The city was partly rebuilt in the 16th century, but it was largely abandoned when the Amu-Darya changed its course. Timur's armies destruction of the dams controlling the flow of the Amu Darya meant the river was now free to revert to its natural direction of flow – towards the Sarykamysh Lake. The level of the Aral Sea began to fall and the Amu Darya delta began to dry out forcing its nomadic population to migrate. It was the beginning of an environmental crisis that would last for over 200 years.

The modern city of Konye-Urgench dates from the construction of a new canal by Tsarist Russia in the 19th century. Today, most of the city of Old Urgench lies underground, but there is enough signs to get an idea of its former glories. Its uniqueness was acknowledged in 2005 when Unesco named it as a World Heritage site.

The most striking monument of old Urgench is the early 11th-century Gutluk-Temir Minaret, which, at 60 meters and prior to the construction of the Minaret of Jam (located in Ghor Province in Afghanistan) was the tallest brick minaret in the world. Notably the one structure that both the Mongols and Timur spared destruction.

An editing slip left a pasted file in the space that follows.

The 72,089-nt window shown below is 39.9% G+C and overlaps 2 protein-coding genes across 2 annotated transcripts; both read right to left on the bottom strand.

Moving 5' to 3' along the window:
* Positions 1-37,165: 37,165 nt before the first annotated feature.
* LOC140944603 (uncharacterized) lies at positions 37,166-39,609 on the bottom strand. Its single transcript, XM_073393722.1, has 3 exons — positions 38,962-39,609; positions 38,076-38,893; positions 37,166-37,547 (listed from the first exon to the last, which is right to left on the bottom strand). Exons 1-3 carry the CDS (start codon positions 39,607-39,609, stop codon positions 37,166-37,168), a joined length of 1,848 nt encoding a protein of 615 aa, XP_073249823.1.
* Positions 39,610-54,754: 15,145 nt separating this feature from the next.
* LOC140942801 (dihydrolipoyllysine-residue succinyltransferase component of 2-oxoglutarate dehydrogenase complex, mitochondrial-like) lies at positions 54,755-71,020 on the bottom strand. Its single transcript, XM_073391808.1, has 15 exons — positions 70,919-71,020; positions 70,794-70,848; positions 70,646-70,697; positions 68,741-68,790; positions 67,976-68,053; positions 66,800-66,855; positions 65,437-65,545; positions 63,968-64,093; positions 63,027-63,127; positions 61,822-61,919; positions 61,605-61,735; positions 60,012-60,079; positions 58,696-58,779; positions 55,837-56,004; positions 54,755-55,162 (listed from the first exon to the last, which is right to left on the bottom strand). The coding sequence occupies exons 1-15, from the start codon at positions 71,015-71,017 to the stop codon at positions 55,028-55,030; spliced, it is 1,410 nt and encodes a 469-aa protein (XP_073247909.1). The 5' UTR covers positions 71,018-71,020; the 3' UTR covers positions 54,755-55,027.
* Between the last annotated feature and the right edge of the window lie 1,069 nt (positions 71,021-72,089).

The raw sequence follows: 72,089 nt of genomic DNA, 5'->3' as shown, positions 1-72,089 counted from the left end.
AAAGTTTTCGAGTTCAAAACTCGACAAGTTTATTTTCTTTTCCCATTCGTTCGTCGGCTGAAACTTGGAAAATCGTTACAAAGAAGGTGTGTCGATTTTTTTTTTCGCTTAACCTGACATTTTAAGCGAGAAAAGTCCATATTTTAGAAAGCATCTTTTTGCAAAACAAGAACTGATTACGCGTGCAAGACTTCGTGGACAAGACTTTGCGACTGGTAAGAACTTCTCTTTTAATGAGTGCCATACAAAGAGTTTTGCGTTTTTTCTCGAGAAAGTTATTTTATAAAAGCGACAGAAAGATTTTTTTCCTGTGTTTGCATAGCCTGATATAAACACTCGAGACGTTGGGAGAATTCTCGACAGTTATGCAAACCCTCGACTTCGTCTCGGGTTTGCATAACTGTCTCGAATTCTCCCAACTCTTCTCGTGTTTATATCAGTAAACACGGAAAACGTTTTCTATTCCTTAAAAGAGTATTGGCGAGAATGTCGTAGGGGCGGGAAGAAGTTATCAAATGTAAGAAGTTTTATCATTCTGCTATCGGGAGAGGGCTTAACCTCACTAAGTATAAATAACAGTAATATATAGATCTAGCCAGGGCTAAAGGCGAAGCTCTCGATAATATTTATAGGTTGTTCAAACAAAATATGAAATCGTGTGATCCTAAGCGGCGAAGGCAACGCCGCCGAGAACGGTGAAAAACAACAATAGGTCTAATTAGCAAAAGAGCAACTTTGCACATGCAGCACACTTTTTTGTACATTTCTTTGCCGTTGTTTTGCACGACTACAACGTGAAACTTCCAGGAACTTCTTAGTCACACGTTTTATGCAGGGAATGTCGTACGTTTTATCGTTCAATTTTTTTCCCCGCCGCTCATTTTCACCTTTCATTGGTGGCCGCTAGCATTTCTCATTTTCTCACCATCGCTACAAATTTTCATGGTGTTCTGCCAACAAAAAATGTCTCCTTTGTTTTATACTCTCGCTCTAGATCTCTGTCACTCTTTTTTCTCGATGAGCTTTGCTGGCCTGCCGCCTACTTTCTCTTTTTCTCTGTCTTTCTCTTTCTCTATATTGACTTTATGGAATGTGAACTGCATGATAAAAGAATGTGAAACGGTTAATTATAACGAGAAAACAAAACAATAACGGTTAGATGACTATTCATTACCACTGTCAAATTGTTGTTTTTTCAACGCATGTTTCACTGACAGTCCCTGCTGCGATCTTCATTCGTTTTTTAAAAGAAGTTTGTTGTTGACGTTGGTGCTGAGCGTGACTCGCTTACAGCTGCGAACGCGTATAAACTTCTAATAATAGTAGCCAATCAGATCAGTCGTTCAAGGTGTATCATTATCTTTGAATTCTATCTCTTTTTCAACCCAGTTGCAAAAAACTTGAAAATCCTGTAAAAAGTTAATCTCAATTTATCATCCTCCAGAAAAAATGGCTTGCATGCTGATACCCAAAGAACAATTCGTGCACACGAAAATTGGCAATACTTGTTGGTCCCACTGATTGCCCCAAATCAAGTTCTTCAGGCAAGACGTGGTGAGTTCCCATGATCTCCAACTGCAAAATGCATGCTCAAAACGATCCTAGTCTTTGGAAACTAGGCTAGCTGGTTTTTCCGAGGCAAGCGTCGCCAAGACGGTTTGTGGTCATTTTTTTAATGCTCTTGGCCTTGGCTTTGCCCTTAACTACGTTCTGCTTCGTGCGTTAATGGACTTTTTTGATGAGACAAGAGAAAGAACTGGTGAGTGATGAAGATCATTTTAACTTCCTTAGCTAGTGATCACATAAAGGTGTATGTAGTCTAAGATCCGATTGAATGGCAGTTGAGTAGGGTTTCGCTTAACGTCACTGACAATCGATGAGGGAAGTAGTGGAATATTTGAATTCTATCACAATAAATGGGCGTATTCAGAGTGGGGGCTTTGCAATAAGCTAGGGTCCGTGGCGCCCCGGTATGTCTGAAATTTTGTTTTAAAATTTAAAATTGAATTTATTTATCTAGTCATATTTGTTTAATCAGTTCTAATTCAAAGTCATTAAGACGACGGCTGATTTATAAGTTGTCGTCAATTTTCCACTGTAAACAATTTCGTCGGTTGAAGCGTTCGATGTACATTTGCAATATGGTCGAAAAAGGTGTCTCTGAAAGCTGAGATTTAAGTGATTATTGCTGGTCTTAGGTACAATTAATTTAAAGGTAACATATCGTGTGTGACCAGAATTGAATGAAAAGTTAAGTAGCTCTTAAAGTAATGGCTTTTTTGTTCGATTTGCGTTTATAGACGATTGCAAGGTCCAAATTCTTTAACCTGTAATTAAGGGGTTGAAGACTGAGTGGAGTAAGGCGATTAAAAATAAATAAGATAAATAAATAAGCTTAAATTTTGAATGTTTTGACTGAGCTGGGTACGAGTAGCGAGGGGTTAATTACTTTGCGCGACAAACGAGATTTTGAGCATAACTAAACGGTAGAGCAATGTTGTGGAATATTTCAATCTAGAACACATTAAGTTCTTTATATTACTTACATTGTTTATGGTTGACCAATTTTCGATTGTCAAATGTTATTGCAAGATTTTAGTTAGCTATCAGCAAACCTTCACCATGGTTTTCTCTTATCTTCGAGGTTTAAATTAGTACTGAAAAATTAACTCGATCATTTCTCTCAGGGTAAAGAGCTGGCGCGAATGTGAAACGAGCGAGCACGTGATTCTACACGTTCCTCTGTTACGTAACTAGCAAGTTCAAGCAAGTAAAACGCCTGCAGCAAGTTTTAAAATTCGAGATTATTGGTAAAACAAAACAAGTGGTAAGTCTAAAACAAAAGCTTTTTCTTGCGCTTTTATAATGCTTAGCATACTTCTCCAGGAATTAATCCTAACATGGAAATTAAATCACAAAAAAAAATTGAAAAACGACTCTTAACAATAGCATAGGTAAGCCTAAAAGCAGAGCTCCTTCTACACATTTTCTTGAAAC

Also of note is the Il-Arslan Mausoleum - the city's oldest standing monument: a conical dome (with 12 facets) housing the tomb of Mohammed II (the ruler of the Khwarezmid Empire from 1200 to 1220) and three other smaller mausoleums dating from the 12th century including the elaborate 14th-century Törebeg Hanym Mausoleum, which was restored in the 1990s. Somewhat to the north of the old city sprawls a vast medieval necropolis that is also well worth visiting.



The modern town of Konye-Urgench (from Persian ‘Old Urgench’) is a rural backwater with empty plazas, wandering livestock and back roads that end in agricultural fields. Yet centuries ago, this was the centre of the Islamic world, not the end of it.

The ancient state of Khorezm, located on a northerly Silk Road branch that leads to the Caspian Sea and Russia, was an important oasis of civilisation in the Central Asian deserts for thousands of years.